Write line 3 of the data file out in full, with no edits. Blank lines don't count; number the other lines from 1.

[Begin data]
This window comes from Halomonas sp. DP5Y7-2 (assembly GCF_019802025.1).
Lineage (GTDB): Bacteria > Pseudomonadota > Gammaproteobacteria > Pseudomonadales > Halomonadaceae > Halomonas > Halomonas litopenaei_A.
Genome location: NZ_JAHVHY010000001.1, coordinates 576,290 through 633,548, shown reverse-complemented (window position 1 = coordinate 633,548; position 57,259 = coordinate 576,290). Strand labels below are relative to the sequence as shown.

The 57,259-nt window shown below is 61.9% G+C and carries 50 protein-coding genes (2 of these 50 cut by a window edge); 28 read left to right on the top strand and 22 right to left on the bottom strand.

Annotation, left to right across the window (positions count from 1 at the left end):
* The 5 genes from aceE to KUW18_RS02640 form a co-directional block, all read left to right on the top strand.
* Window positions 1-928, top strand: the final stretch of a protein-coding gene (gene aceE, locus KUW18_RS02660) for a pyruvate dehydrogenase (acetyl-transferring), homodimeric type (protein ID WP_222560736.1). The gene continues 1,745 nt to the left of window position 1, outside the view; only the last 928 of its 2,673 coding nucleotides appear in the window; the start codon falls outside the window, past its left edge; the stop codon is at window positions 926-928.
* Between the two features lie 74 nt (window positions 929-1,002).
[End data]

Genome location: NZ_JAHVHY010000001.1, coordinates 576,290 through 633,548, shown reverse-complemented (window position 1 = coordinate 633,548; position 57,259 = coordinate 576,290). Strand labels below are relative to the sequence as shown.